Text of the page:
A transport minister has suggested owners of diesel vehicles could be compensated after vowing to consider proposals for a new means-tested scrappage scheme.
Conservative frontbencher John Hayes said the Government will "not penalise those who are worse off" as it bids to tackle air pollution with a "new vigour and determination" via so-called clean air zones.
Neil Parish, Conservative chairman of the Environment, Food and Rural Affairs Committee, has proposed a new scrappage scheme which would offer cash to those motorists willing to replace their "older, dirtier" diesel vehicles before clean air zone charging is implemented.
He said this scheme could be targeted to "pollution hotspots" in the UK and apply to motorists who own the 5.6 million diesel cars which were on British roads before 2005, considered to be more polluting.
Mr Parish suggested the scheme could mirror a previous scrappage scheme from 2009 by offering a £2,000 discount on a new vehicle - £1,000 from government and £1,000 from car manufacturers - with funding capped at £500 million or time-limited.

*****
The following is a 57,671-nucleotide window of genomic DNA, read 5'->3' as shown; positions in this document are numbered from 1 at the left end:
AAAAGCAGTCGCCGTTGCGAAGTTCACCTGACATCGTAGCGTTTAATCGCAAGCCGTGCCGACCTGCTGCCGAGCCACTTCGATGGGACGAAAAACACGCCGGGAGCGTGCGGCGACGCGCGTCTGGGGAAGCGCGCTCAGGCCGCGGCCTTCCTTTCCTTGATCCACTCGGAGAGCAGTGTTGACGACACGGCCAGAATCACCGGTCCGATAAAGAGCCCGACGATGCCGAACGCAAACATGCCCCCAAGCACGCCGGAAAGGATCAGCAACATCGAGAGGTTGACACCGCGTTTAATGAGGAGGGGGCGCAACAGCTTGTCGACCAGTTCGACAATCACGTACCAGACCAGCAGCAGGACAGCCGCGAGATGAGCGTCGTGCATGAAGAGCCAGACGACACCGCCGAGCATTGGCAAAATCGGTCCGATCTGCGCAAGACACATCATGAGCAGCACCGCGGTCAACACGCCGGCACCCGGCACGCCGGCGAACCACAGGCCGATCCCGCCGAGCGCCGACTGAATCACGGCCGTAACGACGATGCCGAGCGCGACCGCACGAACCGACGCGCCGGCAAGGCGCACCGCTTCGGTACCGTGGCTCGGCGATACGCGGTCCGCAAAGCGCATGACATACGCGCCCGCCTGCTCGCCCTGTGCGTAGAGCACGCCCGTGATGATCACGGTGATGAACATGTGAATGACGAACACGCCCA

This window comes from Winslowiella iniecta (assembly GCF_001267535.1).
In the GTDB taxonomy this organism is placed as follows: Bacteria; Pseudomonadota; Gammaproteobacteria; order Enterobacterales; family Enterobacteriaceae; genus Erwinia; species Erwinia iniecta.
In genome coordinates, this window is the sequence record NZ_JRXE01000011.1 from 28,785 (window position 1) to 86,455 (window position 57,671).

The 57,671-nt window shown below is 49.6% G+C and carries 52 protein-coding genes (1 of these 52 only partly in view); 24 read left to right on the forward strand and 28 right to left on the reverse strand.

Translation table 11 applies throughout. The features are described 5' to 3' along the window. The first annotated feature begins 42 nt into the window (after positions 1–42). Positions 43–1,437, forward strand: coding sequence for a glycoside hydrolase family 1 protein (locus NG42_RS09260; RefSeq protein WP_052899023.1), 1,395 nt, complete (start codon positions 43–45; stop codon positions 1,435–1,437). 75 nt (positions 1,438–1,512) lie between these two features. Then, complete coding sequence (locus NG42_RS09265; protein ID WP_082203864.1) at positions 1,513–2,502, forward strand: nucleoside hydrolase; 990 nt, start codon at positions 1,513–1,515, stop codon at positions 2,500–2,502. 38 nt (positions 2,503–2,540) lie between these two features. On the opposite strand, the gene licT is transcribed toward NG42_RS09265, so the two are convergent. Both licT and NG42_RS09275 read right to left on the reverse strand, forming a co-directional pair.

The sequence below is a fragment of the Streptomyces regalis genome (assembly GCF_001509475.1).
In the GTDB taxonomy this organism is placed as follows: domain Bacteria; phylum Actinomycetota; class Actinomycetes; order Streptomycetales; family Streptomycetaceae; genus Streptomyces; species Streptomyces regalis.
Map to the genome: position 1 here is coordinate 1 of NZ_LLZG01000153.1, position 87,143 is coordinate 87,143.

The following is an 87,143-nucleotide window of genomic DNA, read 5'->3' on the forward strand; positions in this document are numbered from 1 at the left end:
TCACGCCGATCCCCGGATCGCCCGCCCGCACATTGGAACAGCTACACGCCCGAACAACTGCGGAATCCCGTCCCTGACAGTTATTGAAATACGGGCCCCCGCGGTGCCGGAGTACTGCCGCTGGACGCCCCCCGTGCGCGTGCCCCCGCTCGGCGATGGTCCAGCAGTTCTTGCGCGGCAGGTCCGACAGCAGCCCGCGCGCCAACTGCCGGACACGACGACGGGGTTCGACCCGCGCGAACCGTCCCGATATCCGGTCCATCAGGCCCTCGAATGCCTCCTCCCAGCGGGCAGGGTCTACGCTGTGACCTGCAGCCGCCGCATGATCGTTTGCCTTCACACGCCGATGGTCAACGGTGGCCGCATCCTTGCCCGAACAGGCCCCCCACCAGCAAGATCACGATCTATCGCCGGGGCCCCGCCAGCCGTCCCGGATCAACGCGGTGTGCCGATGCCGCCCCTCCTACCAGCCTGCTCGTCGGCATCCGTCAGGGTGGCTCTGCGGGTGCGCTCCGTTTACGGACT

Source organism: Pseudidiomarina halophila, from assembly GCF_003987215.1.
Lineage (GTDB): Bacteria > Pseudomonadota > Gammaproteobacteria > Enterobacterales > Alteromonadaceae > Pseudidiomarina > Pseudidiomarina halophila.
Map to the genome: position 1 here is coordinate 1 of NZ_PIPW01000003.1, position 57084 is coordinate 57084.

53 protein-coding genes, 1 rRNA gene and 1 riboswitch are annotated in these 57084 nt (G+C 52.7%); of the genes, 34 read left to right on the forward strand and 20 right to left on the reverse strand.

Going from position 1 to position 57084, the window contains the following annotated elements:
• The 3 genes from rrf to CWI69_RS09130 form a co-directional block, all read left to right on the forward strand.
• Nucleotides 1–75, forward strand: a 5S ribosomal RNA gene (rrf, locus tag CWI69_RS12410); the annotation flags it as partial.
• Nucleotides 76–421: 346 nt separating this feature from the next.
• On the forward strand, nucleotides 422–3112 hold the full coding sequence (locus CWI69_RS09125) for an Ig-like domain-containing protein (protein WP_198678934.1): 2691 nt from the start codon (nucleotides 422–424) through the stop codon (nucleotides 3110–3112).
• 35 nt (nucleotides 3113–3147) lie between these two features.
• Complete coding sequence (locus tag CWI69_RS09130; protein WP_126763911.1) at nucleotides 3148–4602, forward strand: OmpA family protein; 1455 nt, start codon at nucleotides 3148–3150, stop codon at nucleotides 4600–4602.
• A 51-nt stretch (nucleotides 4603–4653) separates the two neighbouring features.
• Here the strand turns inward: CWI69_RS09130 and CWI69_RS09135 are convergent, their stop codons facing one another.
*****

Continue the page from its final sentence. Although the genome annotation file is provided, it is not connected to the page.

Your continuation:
Replying to a Westminster Hall debate, minister Mr Hayes said air quality in the UK has improved but added: "Let's be clear - we must do more."
Mr Hayes said clean air zones - which potentially include supporting low emission vehicles, promoting cycling, upgrading buses and taxis, plus charges for the most polluting vehicles - are being designed and will "support the transition to a low emission economy".
He said the Government is considering how to lessen the impact of the policy on "those worst affected".
Mr Hayes told MPs: "(Mr Parish) has suggested a scrappage scheme which is means-tested could address some of those issues.
"He's emphasised the fact that his scheme be means-tested and he's done so with passion - and Hegel says 'Nothing great in this world has ever been accomplished without passion' and (Mr Parish) has displayed that very passion today.
"Let me be clear with him, I note his points and I'd ensure they are considered as part of our consultation and part of our work.
"Again, I don't think you'd get much better than that typically in Westminster Hall.
"It's absolutely right that the Government's clean air zone policy recognises all of the challenges that have been set out by various contributors to this debate and tackles the most polluted places knowing low-cost transport is vital to people's opportunities and to their wellbeing."
Mr Hayes went on: "This Government is determined to put the wellbeing and welfare and health of our people at the heart of all it does.
"We will bring forward that plan and policy, it will be balanced and it certainly will not penalise those who are worse off."